• A powerful and unique challenge facing LGBTQI people is the issue of Coming Out. Revealing one’s sexual orientation or gender identity may impact social experiences and relationships.
  • Serious problems such as substance abuse (self-medication) are nearly twice as  amongst LGBTQI people and almost four times as likely for Transgender individuals. Homelessness is estimated to be 120% higher. The LGBTQI population is at a higher risk for suicide attempts than the heterosexual population, four times as likely amongst LGBTQI High School students, and 40% higher amongst Transgender adults.
It is validating for me that NAMI addresses both mental health and LGBTQI issues in the same breath. It recognizes the unique difficulties of what it can mean to be LGBTQI and correlates this to scientific findings about the impact on mental health.
Reaching out and asking for help isn’t always easy, but it can make all the difference in the world. Finding the right Mental Health Professional is key. Think about what you’re looking for – a provider who is a part of the LGBTQI community, or someone who has competency in LGBTQI issues. Male or female. Don’t be afraid to have preferences. Communicate with local LGBTQI community centers, health centers, support groups, learning institutions, for potential referral resources.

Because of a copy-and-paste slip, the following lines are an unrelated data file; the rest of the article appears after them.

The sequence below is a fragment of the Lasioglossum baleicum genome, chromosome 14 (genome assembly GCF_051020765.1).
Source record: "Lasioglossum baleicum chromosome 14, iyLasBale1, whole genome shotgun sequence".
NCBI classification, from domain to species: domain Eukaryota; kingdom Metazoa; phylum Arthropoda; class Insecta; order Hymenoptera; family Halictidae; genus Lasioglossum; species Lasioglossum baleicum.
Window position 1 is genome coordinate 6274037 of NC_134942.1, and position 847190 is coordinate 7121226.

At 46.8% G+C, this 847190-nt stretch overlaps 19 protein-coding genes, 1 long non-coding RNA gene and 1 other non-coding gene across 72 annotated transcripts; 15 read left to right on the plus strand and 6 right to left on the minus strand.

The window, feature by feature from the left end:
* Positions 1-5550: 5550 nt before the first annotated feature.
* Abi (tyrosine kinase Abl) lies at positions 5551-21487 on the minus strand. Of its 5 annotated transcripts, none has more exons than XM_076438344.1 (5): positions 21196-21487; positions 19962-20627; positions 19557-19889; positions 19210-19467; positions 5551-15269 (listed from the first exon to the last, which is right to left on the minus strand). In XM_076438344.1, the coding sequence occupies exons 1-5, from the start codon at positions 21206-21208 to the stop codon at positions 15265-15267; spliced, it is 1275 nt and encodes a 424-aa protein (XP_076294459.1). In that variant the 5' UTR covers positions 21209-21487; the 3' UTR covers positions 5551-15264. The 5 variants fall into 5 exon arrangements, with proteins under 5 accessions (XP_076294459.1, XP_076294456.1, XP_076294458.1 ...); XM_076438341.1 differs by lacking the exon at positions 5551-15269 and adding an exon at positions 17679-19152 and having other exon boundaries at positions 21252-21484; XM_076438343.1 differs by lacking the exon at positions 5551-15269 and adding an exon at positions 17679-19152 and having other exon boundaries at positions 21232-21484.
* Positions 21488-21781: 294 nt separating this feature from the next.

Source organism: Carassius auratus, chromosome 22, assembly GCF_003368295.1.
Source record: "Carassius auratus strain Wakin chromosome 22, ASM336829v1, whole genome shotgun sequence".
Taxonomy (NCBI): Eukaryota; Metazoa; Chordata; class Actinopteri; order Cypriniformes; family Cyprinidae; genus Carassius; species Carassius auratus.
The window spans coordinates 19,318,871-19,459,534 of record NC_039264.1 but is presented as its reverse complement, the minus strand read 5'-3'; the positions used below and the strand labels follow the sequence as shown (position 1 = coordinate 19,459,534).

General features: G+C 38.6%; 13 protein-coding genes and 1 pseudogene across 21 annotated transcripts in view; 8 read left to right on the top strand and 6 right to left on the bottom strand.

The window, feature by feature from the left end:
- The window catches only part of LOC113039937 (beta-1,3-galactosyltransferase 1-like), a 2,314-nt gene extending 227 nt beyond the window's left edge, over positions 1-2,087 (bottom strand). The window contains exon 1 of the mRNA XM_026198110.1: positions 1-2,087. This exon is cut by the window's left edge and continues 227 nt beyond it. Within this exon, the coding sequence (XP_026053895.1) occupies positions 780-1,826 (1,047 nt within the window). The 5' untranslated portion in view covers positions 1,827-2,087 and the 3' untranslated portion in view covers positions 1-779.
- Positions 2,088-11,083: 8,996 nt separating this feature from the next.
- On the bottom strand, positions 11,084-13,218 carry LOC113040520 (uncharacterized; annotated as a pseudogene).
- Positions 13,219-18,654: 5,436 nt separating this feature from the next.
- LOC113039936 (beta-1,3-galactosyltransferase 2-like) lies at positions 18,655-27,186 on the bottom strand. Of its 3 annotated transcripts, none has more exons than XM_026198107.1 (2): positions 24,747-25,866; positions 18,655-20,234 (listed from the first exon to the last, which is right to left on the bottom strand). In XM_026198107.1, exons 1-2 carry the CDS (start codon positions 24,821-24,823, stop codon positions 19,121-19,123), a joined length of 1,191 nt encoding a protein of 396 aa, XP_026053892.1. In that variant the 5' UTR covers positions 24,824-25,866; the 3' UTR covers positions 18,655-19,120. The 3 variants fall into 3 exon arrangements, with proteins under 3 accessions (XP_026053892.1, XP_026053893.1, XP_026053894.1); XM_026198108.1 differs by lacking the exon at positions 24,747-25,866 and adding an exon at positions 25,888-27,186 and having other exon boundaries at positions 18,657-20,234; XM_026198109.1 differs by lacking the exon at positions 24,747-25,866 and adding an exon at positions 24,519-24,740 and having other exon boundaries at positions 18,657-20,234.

NC NAMI Helpline 800-451-9682
LGBTQI National Help Center - offers confidential peer support or LGBT youth, adults and seniors, including phone, text and online chat (
The National Center for Transgender Equality - offers resources individuals for transgender individuals including information on the right to access health care (
Trans Lifeline – peer support, run by and for trans people (
For more information about NAMI, visit their website at
 Cindy Davis is a retired Licensed Professional Counselor. 
She was an advice columnist for the Times-News, and is also a PFLAG Board Member.

Cindy can be contacted at

Watch for Cindy's column each month on our Newsletter
Our Friends at Elon U's CLC Shared these Entertainment Features for this Fall and Winter

32 Fall Shows, Movies for LGBTQ+ Viewers: Madonna, Murder, Matt Bomer

Amid the fourth wave, are you in need of some quality queer entertainment? Then here’s some great news: There’s no shortage of TV series and movies coming to streaming this fall that center or include our stories. Here’s what you won’t want to miss.

An important messaage




P.O. Box 623,
Elon, NC 27244
Phone Number:
+1 336-584-8722